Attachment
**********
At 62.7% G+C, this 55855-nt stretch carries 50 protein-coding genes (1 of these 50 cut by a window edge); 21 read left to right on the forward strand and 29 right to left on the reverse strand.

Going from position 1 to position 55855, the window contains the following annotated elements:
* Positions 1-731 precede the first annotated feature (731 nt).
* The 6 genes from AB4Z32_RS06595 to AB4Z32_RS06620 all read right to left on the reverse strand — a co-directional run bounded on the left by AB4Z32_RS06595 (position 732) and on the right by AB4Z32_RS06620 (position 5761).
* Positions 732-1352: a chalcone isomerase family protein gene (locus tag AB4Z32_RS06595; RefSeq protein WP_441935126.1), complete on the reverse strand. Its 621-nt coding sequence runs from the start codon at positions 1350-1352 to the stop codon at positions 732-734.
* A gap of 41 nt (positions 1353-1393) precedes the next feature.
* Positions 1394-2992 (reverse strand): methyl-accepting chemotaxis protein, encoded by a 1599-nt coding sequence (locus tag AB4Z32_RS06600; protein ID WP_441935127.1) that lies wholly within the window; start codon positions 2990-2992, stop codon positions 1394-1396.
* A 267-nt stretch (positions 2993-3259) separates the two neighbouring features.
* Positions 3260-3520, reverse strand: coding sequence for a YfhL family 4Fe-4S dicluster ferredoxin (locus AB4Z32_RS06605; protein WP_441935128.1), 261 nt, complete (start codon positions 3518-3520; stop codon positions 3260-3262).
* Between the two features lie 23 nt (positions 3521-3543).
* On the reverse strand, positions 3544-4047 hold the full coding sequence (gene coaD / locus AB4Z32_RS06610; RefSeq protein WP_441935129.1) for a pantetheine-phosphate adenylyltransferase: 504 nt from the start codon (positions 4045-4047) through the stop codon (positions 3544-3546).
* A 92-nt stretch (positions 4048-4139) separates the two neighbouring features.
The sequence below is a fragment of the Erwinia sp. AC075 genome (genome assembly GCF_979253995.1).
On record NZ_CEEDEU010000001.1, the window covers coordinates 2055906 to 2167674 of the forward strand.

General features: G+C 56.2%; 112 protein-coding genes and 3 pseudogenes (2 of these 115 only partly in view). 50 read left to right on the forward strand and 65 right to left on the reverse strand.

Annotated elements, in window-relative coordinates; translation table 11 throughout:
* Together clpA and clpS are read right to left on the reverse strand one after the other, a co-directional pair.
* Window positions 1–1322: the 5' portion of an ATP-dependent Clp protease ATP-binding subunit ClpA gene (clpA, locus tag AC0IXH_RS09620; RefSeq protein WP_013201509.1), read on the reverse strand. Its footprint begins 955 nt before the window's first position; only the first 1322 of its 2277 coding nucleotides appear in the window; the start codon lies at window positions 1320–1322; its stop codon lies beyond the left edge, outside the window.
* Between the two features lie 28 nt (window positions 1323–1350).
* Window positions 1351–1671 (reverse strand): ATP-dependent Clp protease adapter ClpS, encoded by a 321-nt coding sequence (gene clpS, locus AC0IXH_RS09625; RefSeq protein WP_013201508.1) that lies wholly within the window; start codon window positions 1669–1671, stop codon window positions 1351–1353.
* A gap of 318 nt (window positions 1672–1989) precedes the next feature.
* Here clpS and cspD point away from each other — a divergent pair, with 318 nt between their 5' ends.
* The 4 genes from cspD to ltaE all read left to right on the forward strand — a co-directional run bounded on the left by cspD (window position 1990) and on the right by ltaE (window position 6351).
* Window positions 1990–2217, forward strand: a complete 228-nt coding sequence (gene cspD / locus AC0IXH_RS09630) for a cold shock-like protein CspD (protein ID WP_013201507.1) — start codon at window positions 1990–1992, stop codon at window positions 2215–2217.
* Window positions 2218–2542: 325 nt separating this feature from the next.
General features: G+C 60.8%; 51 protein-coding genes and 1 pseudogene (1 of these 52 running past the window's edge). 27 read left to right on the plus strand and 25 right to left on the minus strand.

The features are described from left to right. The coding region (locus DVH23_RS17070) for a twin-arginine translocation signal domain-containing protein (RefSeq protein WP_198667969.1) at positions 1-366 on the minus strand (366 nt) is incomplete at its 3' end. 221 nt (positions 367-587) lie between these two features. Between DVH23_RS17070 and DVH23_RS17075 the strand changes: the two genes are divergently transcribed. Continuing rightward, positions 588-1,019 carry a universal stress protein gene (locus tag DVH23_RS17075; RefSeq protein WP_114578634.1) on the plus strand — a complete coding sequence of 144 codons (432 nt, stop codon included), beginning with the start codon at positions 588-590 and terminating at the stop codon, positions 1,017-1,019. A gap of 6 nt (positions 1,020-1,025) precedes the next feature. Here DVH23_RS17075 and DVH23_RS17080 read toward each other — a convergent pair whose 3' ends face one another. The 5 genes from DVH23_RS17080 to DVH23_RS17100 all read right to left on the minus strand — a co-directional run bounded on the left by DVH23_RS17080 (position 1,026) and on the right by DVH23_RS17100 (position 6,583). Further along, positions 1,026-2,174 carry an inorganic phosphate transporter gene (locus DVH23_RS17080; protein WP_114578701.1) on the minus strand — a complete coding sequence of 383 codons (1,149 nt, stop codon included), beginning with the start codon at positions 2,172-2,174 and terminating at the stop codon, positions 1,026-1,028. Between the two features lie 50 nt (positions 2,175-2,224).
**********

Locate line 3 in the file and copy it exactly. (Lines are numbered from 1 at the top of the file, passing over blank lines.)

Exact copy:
* Positions 1-731 precede the first annotated feature (731 nt).